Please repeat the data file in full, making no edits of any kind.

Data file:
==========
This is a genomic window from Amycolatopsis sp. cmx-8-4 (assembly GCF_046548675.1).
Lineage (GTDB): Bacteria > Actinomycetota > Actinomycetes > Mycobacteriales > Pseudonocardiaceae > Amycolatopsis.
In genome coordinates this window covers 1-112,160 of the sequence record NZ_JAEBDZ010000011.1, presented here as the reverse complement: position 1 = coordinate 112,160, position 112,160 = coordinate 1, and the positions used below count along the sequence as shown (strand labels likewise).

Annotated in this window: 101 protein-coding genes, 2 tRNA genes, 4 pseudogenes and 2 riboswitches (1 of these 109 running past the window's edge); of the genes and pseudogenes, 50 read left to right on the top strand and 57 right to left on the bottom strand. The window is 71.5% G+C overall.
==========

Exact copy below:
This is a genomic window from Amycolatopsis sp. cmx-8-4 (assembly GCF_046548675.1).
Lineage (GTDB): Bacteria > Actinomycetota > Actinomycetes > Mycobacteriales > Pseudonocardiaceae > Amycolatopsis.
In genome coordinates this window covers 1-112,160 of the sequence record NZ_JAEBDZ010000011.1, presented here as the reverse complement: position 1 = coordinate 112,160, position 112,160 = coordinate 1, and the positions used below count along the sequence as shown (strand labels likewise).

Annotated in this window: 101 protein-coding genes, 2 tRNA genes, 4 pseudogenes and 2 riboswitches (1 of these 109 running past the window's edge); of the genes and pseudogenes, 50 read left to right on the top strand and 57 right to left on the bottom strand. The window is 71.5% G+C overall.